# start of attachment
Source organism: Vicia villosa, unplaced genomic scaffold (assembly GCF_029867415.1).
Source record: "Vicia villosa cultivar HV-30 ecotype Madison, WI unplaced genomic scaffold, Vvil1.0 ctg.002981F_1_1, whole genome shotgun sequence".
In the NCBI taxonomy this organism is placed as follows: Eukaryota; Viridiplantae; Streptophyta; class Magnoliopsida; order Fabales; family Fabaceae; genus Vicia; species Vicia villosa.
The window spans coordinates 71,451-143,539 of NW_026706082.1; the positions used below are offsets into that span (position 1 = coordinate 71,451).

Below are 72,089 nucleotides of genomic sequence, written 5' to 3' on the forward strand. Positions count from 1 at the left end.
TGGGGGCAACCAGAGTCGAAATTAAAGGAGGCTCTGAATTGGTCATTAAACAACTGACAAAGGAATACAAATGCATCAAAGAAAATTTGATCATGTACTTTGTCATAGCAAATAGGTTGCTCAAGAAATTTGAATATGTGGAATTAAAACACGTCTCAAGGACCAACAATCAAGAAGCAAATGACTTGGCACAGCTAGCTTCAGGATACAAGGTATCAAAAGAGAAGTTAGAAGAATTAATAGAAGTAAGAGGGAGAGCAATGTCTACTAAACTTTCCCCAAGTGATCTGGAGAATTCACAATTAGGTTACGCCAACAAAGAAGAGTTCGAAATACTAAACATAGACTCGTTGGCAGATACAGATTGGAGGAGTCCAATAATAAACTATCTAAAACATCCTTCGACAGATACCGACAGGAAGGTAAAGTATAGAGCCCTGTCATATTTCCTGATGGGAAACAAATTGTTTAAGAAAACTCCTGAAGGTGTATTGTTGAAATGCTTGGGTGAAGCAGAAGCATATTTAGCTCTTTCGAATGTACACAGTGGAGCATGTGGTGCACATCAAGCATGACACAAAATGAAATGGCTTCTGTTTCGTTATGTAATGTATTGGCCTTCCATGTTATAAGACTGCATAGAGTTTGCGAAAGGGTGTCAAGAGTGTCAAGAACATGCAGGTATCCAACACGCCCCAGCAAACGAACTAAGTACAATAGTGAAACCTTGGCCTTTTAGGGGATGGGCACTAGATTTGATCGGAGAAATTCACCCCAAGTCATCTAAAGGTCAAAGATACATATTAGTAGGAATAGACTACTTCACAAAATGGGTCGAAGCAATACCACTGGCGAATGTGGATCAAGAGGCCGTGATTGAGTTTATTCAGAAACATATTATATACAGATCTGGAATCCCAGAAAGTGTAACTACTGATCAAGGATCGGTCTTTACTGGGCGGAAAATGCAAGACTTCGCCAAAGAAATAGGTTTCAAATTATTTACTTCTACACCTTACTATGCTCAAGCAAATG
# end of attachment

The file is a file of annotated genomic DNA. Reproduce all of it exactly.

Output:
Source organism: Vicia villosa, unplaced genomic scaffold (assembly GCF_029867415.1).
Source record: "Vicia villosa cultivar HV-30 ecotype Madison, WI unplaced genomic scaffold, Vvil1.0 ctg.002981F_1_1, whole genome shotgun sequence".
In the NCBI taxonomy this organism is placed as follows: Eukaryota; Viridiplantae; Streptophyta; class Magnoliopsida; order Fabales; family Fabaceae; genus Vicia; species Vicia villosa.
The window spans coordinates 71,451-143,539 of NW_026706082.1; the positions used below are offsets into that span (position 1 = coordinate 71,451).

Below are 72,089 nucleotides of genomic sequence, written 5' to 3' on the forward strand. Positions count from 1 at the left end.
TGGGGGCAACCAGAGTCGAAATTAAAGGAGGCTCTGAATTGGTCATTAAACAACTGACAAAGGAATACAAATGCATCAAAGAAAATTTGATCATGTACTTTGTCATAGCAAATAGGTTGCTCAAGAAATTTGAATATGTGGAATTAAAACACGTCTCAAGGACCAACAATCAAGAAGCAAATGACTTGGCACAGCTAGCTTCAGGATACAAGGTATCAAAAGAGAAGTTAGAAGAATTAATAGAAGTAAGAGGGAGAGCAATGTCTACTAAACTTTCCCCAAGTGATCTGGAGAATTCACAATTAGGTTACGCCAACAAAGAAGAGTTCGAAATACTAAACATAGACTCGTTGGCAGATACAGATTGGAGGAGTCCAATAATAAACTATCTAAAACATCCTTCGACAGATACCGACAGGAAGGTAAAGTATAGAGCCCTGTCATATTTCCTGATGGGAAACAAATTGTTTAAGAAAACTCCTGAAGGTGTATTGTTGAAATGCTTGGGTGAAGCAGAAGCATATTTAGCTCTTTCGAATGTACACAGTGGAGCATGTGGTGCACATCAAGCATGACACAAAATGAAATGGCTTCTGTTTCGTTATGTAATGTATTGGCCTTCCATGTTATAAGACTGCATAGAGTTTGCGAAAGGGTGTCAAGAGTGTCAAGAACATGCAGGTATCCAACACGCCCCAGCAAACGAACTAAGTACAATAGTGAAACCTTGGCCTTTTAGGGGATGGGCACTAGATTTGATCGGAGAAATTCACCCCAAGTCATCTAAAGGTCAAAGATACATATTAGTAGGAATAGACTACTTCACAAAATGGGTCGAAGCAATACCACTGGCGAATGTGGATCAAGAGGCCGTGATTGAGTTTATTCAGAAACATATTATATACAGATCTGGAATCCCAGAAAGTGTAACTACTGATCAAGGATCGGTCTTTACTGGGCGGAAAATGCAAGACTTCGCCAAAGAAATAGGTTTCAAATTATTTACTTCTACACCTTACTATGCTCAAGCAAATG